N. Rao and M. Koong
International Journal of Early Childhood, vol.32, 2000, p.1-11
Paper presents an overview of pre-school education in Hong Kong. It considers the history of pre-school education, the early childhood curriculum, the training of early childhood professionals and ways in which service standards are monitored. Discusses current problems in early childhood education which include inadequate subsidies to pre-schools, slow progress in teacher training, high adult-child ratios, lack of attention to the transition from pre-school to primary school and the lack of relevant empirical research. Hong Kong needs to move beyond ensuring minimum quality towards investing in high quality programmes of early childhood education and care.
D. Romero, W. Chavkin and P.H. Wise
Journal of Social Issues, vol.56, 2000, p.799-810
Findings from a survey of state CPS (Child Protective Services) Directors indicate the need for continued attention to the potential impact of TANF (Temporary Assistance to Needy Families) policies on child welfare. Recommends that TANF and CPS administrators review the safety net programmes that are available to their clients to ensure that loss of financial resources does not result in either increased risk of child neglect or inappropriate investigations of neglect.
J.R. Henly and S. Lyons
Journal of Social Issues, vol.56, 2000, p.683-706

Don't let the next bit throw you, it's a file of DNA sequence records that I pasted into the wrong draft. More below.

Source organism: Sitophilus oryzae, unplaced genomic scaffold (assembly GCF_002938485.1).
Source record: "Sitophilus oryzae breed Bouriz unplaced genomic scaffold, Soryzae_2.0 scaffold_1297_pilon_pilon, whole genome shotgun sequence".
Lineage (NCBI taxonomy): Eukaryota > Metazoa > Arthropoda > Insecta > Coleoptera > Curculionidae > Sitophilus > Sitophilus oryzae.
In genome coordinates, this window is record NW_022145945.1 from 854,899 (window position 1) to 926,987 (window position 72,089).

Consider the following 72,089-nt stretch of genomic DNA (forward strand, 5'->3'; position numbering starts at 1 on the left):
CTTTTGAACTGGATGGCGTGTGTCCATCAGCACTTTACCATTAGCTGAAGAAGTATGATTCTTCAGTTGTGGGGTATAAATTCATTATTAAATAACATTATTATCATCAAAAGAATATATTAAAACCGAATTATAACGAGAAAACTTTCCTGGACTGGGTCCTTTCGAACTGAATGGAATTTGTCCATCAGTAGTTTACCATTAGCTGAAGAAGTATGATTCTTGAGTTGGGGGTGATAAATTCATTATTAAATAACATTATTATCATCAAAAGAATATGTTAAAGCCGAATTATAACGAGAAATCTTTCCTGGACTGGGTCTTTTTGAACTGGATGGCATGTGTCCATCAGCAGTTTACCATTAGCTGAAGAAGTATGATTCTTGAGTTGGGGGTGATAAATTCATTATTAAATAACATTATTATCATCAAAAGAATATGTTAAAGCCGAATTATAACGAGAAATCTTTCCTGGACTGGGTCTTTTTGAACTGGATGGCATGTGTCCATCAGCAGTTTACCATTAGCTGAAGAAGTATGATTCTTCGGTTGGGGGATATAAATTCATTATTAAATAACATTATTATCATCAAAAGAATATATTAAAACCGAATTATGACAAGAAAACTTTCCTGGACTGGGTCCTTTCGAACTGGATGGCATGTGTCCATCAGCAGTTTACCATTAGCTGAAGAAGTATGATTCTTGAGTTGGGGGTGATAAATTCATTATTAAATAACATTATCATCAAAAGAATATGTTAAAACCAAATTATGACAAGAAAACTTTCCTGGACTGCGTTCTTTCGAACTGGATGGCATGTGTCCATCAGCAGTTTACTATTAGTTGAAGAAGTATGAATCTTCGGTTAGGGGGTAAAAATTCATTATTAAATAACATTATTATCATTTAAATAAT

Article aims to explain low-income parents' disproportionate use of informal child care arrangements. Interviews suggest that low-income parents in this sample, regardless of their welfare status and independent of care type, chose their childcare arrangements on the basis of affordability, convenience and safety/quality. Affordability and convenience, more than quality considerations, appeared to explain the preference for informal care.
International Journal of Early Childhood, vol.32, 2000, p.24-31
Education of the very young, became a part of the missionary-based education system under colonial rule. It continued after independence but was hampered by lack of financial support from the government. It is accepted that government alone cannot financially support early care and education in Ghana. However the government and private sector have jointly developed an Early Childhood Care and Development Policy. The planned next steps are to solicit national government support to reduce malnutrition and to triple access to early care and education.